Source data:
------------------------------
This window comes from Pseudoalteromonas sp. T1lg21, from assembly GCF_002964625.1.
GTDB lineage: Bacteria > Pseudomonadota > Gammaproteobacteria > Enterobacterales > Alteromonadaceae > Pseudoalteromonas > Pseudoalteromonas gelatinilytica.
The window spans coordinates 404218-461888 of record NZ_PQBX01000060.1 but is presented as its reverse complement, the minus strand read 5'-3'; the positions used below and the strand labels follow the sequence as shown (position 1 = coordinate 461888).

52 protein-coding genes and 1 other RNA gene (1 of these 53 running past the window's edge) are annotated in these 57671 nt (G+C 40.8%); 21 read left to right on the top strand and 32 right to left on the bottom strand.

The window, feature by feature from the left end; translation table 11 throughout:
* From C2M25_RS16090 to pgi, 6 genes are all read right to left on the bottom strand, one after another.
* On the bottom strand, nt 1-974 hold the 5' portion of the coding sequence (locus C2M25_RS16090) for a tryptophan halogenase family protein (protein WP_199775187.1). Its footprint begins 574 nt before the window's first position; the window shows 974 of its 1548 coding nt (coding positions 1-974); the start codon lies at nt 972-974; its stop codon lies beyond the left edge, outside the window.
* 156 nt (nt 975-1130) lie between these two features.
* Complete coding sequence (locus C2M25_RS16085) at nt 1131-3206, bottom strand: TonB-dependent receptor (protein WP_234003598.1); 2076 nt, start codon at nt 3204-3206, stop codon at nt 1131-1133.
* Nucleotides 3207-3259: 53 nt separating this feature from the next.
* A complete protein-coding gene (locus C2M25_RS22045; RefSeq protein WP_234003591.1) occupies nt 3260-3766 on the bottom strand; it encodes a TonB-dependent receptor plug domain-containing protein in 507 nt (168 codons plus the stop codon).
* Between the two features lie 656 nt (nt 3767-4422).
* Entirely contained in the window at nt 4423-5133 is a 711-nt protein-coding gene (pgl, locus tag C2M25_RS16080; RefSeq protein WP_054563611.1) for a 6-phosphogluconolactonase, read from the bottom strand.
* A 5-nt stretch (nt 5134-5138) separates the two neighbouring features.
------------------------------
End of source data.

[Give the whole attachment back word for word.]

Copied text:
This window comes from Pseudoalteromonas sp. T1lg21, from assembly GCF_002964625.1.
GTDB lineage: Bacteria > Pseudomonadota > Gammaproteobacteria > Enterobacterales > Alteromonadaceae > Pseudoalteromonas > Pseudoalteromonas gelatinilytica.
The window spans coordinates 404218-461888 of record NZ_PQBX01000060.1 but is presented as its reverse complement, the minus strand read 5'-3'; the positions used below and the strand labels follow the sequence as shown (position 1 = coordinate 461888).

52 protein-coding genes and 1 other RNA gene (1 of these 53 running past the window's edge) are annotated in these 57671 nt (G+C 40.8%); 21 read left to right on the top strand and 32 right to left on the bottom strand.

The window, feature by feature from the left end; translation table 11 throughout:
* From C2M25_RS16090 to pgi, 6 genes are all read right to left on the bottom strand, one after another.
* On the bottom strand, nt 1-974 hold the 5' portion of the coding sequence (locus C2M25_RS16090) for a tryptophan halogenase family protein (protein WP_199775187.1). Its footprint begins 574 nt before the window's first position; the window shows 974 of its 1548 coding nt (coding positions 1-974); the start codon lies at nt 972-974; its stop codon lies beyond the left edge, outside the window.
* 156 nt (nt 975-1130) lie between these two features.
* Complete coding sequence (locus C2M25_RS16085) at nt 1131-3206, bottom strand: TonB-dependent receptor (protein WP_234003598.1); 2076 nt, start codon at nt 3204-3206, stop codon at nt 1131-1133.
* Nucleotides 3207-3259: 53 nt separating this feature from the next.
* A complete protein-coding gene (locus C2M25_RS22045; RefSeq protein WP_234003591.1) occupies nt 3260-3766 on the bottom strand; it encodes a TonB-dependent receptor plug domain-containing protein in 507 nt (168 codons plus the stop codon).
* Between the two features lie 656 nt (nt 3767-4422).
* Entirely contained in the window at nt 4423-5133 is a 711-nt protein-coding gene (pgl, locus tag C2M25_RS16080; RefSeq protein WP_054563611.1) for a 6-phosphogluconolactonase, read from the bottom strand.
* A 5-nt stretch (nt 5134-5138) separates the two neighbouring features.